I used to live in an Orphanage.
It was dark and cold and lonely.
At night, I looked up at the sparkly sky and felt better.
I dreamed I could fly there.
In America, I can make all my dreams come true.....
Thank-you for the "Spirit" and the "Opportunity"

-Sofi Collis, age 9


Heaven forbid that NASA names the rovers after the things that make America great. Oops...probably shouldn't have mentioned Heaven :P

Re:The perils of creationism (-1, Offtopic)

troon (724114) | more than 10 years ago | (#7971350)

I'm sorry? Since when has belief in God been exclusive to the Bush administration's creationists?

There is no firm evidence for the non-existence of God, and therefore the use of common sense one way or the other doesn't really come into it. Many people, myself included, are totally convinced that God exists (in one form or another), and a good scientific grounding does not put that belief into question in the slightest.

Maybe you should question why you are so hostile to people's beliefs...?

This isn't to say I agree with the implication that God deliberately destroyed Beagle 2 but ensured Spirit's success because of their names.

Re:The perils of creationism (-1, Offtopic)

Anonymous Coward | more than 10 years ago | (#7971474)

Maybe you should question why you are so hostile to people's beliefs...?

Because religion has caused and is still causing most of the suffering and pain in the world today.

Human history is nothing but a great big bloodbath "for the glory of the God".

Re:The perils of creationism (-1, Offtopic)

Anonymous Coward | more than 10 years ago | (#7971515)

Natural resources, colonialism, racial and ethnic intolerance, famine, etc. are also all causes of pain and suffering and war. Religion is not a major driving cause in any of these cases.

Just because it makes you feel better to point the finger at something you are not a part of, doesn't make you right.

Religious intolerance (something you appear to exhibit) has been the cause of war more often than religion itself has.

Re:The perils of creationism (2, Interesting)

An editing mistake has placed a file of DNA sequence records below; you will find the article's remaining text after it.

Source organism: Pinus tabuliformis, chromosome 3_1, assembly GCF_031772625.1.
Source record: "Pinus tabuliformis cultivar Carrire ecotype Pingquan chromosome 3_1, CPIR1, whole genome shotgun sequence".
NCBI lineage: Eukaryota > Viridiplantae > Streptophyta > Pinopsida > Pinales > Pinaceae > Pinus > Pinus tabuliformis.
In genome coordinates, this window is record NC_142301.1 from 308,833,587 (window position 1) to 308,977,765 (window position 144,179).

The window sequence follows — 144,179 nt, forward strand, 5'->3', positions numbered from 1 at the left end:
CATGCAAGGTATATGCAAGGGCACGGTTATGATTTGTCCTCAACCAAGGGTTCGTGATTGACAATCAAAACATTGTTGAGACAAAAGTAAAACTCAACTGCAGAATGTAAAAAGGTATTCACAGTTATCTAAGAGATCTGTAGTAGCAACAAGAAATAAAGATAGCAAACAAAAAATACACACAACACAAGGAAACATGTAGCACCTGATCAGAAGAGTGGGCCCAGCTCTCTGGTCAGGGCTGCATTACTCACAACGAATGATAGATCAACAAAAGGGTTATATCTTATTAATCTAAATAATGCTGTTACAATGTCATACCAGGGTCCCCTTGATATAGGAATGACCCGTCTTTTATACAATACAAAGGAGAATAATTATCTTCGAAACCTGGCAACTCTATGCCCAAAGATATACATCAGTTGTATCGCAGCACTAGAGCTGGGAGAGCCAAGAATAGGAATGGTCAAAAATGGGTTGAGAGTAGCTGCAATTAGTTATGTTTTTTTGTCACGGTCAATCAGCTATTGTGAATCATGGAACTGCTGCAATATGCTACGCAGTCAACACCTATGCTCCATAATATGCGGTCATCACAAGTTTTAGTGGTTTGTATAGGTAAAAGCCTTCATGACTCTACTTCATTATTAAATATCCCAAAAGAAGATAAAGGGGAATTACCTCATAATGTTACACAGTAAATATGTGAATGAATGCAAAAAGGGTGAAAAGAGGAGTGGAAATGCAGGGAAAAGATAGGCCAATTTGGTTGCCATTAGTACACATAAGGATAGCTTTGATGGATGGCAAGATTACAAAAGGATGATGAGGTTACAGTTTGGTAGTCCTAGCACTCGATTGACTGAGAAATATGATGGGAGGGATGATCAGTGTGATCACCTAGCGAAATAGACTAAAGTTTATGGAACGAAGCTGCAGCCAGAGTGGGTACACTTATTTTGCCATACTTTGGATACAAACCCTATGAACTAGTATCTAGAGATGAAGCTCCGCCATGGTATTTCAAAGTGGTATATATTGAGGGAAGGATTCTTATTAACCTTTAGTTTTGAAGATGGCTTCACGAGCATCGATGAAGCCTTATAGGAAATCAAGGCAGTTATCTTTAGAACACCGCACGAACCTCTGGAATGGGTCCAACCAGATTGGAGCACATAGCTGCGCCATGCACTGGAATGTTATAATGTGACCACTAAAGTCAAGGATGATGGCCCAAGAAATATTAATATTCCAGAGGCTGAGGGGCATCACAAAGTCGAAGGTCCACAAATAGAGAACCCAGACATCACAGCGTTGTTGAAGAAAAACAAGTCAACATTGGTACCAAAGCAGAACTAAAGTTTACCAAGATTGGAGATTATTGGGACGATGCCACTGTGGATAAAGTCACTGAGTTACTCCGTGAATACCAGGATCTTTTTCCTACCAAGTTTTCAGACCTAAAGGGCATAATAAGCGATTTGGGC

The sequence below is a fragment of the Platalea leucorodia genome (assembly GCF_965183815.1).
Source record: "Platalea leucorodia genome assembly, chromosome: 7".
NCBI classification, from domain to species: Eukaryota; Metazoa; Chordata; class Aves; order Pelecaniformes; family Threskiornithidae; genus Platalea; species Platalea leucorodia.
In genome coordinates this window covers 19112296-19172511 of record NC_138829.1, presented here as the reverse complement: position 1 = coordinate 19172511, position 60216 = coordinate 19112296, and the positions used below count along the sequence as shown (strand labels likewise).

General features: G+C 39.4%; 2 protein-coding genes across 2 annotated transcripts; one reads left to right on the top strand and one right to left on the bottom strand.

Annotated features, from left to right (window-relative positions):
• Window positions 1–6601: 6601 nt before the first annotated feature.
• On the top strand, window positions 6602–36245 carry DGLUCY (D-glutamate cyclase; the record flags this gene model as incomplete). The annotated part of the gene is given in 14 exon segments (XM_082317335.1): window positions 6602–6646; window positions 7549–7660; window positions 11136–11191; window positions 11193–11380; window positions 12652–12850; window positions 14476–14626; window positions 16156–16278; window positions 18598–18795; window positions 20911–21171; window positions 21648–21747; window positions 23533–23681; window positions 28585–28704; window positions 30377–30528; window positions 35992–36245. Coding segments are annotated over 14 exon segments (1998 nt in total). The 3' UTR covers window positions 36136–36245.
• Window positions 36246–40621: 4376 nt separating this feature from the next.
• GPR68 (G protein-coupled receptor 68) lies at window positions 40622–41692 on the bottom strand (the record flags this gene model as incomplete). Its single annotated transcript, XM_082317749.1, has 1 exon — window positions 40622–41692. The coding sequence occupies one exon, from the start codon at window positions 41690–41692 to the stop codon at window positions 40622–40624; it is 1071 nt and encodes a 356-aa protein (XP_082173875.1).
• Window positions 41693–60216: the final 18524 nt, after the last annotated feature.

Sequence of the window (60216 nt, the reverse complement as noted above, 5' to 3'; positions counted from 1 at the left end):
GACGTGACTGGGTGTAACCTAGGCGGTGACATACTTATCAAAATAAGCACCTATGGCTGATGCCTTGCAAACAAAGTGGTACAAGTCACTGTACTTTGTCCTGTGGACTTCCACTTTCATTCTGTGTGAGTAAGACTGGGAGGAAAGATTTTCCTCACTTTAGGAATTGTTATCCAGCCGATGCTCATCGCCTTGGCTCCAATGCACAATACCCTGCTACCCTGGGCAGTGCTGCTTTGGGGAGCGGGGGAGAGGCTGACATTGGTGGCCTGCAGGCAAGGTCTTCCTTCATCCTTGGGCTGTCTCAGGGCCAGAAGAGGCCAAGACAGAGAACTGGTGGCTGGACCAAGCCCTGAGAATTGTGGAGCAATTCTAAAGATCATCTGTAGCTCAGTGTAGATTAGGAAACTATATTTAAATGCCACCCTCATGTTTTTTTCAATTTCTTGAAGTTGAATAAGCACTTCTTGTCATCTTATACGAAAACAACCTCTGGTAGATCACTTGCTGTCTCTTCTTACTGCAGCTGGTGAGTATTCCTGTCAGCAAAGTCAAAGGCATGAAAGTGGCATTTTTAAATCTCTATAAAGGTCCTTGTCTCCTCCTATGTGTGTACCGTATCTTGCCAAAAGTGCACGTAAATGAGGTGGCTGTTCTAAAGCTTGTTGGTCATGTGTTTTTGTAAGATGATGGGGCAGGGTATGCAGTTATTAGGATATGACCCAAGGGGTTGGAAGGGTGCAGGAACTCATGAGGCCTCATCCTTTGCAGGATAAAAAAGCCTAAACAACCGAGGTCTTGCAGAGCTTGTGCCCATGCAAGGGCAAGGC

bonzomcgrue (719128) | more than 10 years ago | (#7971486)

Here are the definitions of spirit [reference.com] . I've never thought of it as necessarily quasi-religious.

Darnit! (0)

graveyardduckx (735761) | more than 10 years ago | (#7971255)

I read the topic and thought it rolled off the edge of the ramp. Wouldn't that suck for NASA? Seriously though, this reminds me of the parents of a newborn, video taping every waking moment of it's life and making a big deal about it's first steps... next thing you know it's going to be getting speeding tickets and brought home by the intergalatic space patrol.

More: Mars Exploration Rover Highlights (AXCH) (4, Informative)

dekashizl (663505) | more than 10 years ago | (#7971264)

For news, status, updates, scientific info, images, video, and more, check out:
Mars Exploration Rover Highlights (AXCH) [axonchisel.net] .

It takes time (-1, Flamebait)

topics (305646) | more than 10 years ago | (#7971306)

It takes a long time to get the rover off because the working day is only 5 minutes long.

JPL employees spend the rest of the time simulating there departure and tommorrow's arrival in the JPL carpark.

To increase the amount of work achieved in a day. New watches have been issued to increase the hours in a day.

Spammers Using Mars Rover as Relay (5, Funny)

odeee (741339) | more than 10 years ago | (#7971309)

Spammers Using Mars Rover as Relay [bbspot.com]


"NASA engineers first became aware the issue when the images of the Martian landscape from the pancam started to resemble hot young girls"br>
...

"NASA promised to track down the people responsible. "Please send to us any spam you receive originating from the '@spirit.mars' address, so we can track down the offending spammers. Don't forget to include the pictures too,"

Don't Be Alarmed (-1, Offtopic)

Anonymous Coward | more than 10 years ago | (#7971327)

I am the Bishop of East Anglia

WTF? The most useless software evar!! (-1, Offtopic)

Anonymous Coward | more than 10 years ago | (#7971467)

Is there Porn on your PC?

Are you sure?

Find out in minutes [trackerquest.com] .

Oh wow the world is going on a big road trip. (1)

TheNarrator (200498) | more than 10 years ago | (#7971335)

Isn't it neat. The whole world is going on a roadtrip around mars. It's like the whole planet is getting towed along behind the rover :).

BigTrak! (2, Funny)

frankthechicken (607647) | more than 10 years ago | (#7971347)

Pfft, I was doing [lancs.ac.uk] this sort of stuff years ago on my BigTrak [robotprojects.com]

I scanned that as "Mars Rover Rolls Over on Turn" (1)

Excarnate (453613) | more than 10 years ago | (#7971377)


Good adrenaline rush, though!

Roll (0)

Anonymous Coward | more than 10 years ago | (#7971433)

And was the message "roll over Red Rover"?

Re:Roll (0)

Anonymous Coward | more than 10 years ago | (#7971452)

"Red rocket! Red rocket!"

Watch out the count (1)

Swai (678004) | more than 10 years ago | (#7971446)

If the count reaches 10 is a technical K.O. (knock out).

aut0tr0ll is teh sp0kE!? (-1)

CHECKTHEGOATS (735227) | more than 10 years ago | (#7971507)

Hello master.

sid=92745
formkey=oRbheUYK8a

This is a joint venture that will be mutually advantageous to both parties involved.

Render wrong in Mozilla (0, Offtopic)

hey (83763) | more than 10 years ago | (#7971511)

That MSNBC page rendering wrong in Mozilla 1.5 on NT for me. There a big chunk of white on the right where I assume the article is supposed to be. The article is found down at the bottom. Its been a long time since a page didn't render correctly in Moz. Is MS being bad?